Dalton school board honors students for recent achievements at Monday meeting

The Dalton Board of Education recognized several students for various achievements, approved the 2019 fiscal year financial report and accepted a gift from an estate during their meeting Monday night.

In addition, the board formally accepted a federal grant of nearly $322,000 to operate a 21st Century Community Learning Center, which officially opened last week, in conjunction with the City of Refuge in Dalton. This is the first year of the grant, which runs five years and will be $322,000 annually.

The board must officially accept the grant each year of its duration. The community learning center serves youth during non-school hours, and its main goals are student achievement, youth development and family engagement.

In other business:

• The ending fund balance for Dalton Public Schools for fiscal year 2019, which concluded June 30, is $4.3 million more than the beginning fund balance for fiscal year 2019 at $19.8 million. Actual revenues were $1.4 million, or 1.8%, more than the budgeted, while actual expenditures were $3 million, or 3.7%, under budget.

Quality Basic Education (QBE) state formula funding and interest earnings account for a significant percentage of the better-than-expected revenues, while savings in expenses were due primarily to open positions and one-time relief in the June employer contribution to the state health benefit plan, said Theresa Perry, the district's chief financial officer. The fund balance puts the district in a favorable position as it prepares to open a new building, Hammond Creek middle school, in 2021, school officials said.

• A month into this school year, DPS currently has 7,903 students enrolled, down 16 from this time last year, said Superintendent Tim Scott. The attendance rate is 97.4%, and the district has 151 "new-to-country students," roughly 100 of whom are enrolled in Morris Innovative's Newcomers Academy.

• As has been the case for several years, a group of Dalton High School students will travel to Germany this May and June for an immersion program, after the board approved the trip Monday. Then, in the fall of 2020, their German counterparts will travel to Dalton to be hosted by the students who visited them during summer.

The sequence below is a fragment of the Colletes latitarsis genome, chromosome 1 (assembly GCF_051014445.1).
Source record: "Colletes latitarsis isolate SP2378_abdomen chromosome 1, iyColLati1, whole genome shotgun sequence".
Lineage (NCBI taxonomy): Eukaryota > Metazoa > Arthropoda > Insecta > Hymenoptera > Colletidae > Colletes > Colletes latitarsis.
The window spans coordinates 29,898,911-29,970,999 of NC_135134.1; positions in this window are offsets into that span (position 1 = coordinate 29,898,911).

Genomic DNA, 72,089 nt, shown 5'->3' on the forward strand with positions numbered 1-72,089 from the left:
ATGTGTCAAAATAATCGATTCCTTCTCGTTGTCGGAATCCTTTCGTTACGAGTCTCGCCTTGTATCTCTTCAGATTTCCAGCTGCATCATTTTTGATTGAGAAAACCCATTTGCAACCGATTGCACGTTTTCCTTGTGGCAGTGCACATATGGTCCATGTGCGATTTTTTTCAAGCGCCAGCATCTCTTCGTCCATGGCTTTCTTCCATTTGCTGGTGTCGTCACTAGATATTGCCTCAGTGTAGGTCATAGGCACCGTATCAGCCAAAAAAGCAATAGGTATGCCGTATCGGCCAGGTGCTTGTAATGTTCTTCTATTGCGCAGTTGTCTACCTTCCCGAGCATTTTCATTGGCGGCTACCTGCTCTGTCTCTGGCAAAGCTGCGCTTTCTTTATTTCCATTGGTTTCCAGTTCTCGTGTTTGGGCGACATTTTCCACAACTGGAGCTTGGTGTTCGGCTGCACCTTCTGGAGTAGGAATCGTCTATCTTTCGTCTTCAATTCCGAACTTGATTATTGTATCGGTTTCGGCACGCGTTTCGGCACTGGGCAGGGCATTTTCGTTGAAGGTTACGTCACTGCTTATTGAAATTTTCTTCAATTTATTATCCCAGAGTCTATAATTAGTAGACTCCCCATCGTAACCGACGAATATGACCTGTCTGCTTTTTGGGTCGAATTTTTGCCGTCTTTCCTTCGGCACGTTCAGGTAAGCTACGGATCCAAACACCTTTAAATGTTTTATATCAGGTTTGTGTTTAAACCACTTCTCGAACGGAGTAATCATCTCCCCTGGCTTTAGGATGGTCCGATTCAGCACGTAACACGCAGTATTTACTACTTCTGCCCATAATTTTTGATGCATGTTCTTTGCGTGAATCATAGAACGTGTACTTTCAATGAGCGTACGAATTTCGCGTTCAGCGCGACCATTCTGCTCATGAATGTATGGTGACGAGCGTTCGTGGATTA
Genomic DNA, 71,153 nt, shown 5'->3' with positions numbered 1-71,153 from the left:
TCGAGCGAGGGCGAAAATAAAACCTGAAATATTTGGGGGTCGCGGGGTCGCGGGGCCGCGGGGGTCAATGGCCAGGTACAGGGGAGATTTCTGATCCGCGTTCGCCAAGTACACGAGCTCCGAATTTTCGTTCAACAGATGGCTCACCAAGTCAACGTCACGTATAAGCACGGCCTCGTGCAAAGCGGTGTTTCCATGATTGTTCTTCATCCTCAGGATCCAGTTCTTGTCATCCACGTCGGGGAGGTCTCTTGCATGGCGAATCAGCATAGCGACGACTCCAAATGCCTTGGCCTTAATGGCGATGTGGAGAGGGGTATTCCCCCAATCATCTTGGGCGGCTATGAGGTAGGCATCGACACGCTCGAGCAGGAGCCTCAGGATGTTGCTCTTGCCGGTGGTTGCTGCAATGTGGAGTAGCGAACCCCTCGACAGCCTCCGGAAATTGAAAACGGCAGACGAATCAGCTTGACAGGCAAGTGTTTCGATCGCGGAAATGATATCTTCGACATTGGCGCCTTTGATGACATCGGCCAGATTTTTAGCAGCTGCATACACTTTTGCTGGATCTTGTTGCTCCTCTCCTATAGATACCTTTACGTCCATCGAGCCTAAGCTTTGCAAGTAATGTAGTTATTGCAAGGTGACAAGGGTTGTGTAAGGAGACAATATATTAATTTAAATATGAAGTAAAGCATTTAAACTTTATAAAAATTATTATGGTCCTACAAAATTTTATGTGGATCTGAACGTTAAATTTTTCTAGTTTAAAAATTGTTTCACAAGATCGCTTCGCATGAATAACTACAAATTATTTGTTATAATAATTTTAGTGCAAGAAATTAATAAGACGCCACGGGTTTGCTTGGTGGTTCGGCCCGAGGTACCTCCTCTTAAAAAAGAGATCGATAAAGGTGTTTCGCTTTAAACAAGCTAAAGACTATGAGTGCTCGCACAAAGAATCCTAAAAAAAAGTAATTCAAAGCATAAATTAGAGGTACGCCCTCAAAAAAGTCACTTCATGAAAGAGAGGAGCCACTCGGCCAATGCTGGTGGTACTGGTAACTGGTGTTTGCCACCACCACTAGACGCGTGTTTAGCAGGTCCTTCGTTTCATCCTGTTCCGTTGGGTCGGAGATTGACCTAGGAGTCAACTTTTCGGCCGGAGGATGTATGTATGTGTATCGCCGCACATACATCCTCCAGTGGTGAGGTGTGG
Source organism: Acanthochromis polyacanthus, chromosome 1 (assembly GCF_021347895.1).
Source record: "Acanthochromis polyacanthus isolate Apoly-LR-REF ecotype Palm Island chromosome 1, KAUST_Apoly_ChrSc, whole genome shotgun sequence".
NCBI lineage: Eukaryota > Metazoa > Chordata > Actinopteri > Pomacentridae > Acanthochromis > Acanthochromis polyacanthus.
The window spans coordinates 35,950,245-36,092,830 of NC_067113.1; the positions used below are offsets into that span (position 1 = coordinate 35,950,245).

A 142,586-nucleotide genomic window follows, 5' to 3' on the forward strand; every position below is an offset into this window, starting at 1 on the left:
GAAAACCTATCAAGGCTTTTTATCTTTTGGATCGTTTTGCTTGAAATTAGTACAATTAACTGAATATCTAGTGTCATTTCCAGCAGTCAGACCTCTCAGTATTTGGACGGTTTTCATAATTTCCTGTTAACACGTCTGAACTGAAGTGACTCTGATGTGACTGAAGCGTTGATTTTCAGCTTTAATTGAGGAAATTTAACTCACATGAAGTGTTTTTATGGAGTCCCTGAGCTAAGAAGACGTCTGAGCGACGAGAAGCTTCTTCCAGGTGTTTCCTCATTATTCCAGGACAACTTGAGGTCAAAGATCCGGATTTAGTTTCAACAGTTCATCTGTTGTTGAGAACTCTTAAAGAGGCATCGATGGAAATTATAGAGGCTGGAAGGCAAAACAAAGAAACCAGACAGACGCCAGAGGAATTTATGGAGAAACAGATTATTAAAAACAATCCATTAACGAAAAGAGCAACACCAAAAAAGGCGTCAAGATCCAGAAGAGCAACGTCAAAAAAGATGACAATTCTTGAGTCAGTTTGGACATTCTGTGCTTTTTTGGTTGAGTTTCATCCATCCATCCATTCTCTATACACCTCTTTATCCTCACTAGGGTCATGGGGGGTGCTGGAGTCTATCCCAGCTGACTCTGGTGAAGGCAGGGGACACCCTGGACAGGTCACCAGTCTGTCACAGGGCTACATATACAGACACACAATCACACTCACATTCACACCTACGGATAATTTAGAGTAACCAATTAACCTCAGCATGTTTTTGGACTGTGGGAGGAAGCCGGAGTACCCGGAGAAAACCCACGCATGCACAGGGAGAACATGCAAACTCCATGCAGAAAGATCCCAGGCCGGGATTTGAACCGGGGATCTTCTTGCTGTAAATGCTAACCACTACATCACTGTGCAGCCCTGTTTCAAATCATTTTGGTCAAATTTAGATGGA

• Also Monday, the board approved the sale of a property at 430 Lester Ave. for a cost of $50,000, pending the property appraising at an amount equal to or above the purchase price, and that the superintendent be authorized to sign all required documents relative to the sale. Keith Bond, who died in 1996, included in his will that, upon death of his wife, Polly, who died last year, the property be sold, and funds raised be donated to five different agencies in the Dalton area, including the Roan Street School Visitation Teacher's Fund for the Needy, which was designated to receive 20% of funds raised through the sale.

• Early in Monday's meeting, the board recognized a plethora of students, including Morgan Hurlock and Austin Rogers, both of DHS, who earned spots in the Governor's Honors Program this summer. The camp was at Berry College in Rome, and both Hurlock and Rogers were nominated by the district.

They were able to meet — and collaborate with — students from around the state who shared their passions, said Hurlock, who majored in social studies at the GHP. At the camp, attendees "learn for the sake of learning."

Hurlock minored in musical theater, which included a group performance, she said. She was "grateful to bond with people from outside my major."

Rogers minored in songwriting and majored in physics, he said. The camp gave him an opportunity to learn and grow, which is "irreplaceable."

Additionally, Jairo Cruz Flores, a student at Morris Innovative, picked up second-place in the state for his art in the Latin American Association's art contest. The theme was portraying the experiences of undocumented immigrants. He also received a $1,000 check.

Furthermore, DHS had three boys and two girls attend American Legion Boys State and Girls State, respectively, an educational program that allows students to learn about and build a government. Guadalupe Diaz, Jonathan Holmes, Ryan Laruy, Selena Paniagua and Jessie Sanchez, are all members of JROTC as well.

The district also feted 70-plus AP scholars, AP scholars with honors, AP scholars with distinction, and National AP Scholars Monday. The four National AP Scholars — Surbhi Bhatter, Anthony Calderon-Schuler, Jonathan Shaheen and Jackson Wright — all averaged scores of at least four on their AP exams and scored four-plus on eight AP exams.

Students weren't the only ones applauded Monday, either, as DHS boy's soccer coach Matt Cheaves was celebrated for being named Top Drawer Soccer's national coach of the year. Cheaves led the Catamounts to an undefeated season and a state title this spring.

The next scheduled school board meeting is Oct. 7 at 6:30 p.m. in the council chambers of City Hall.

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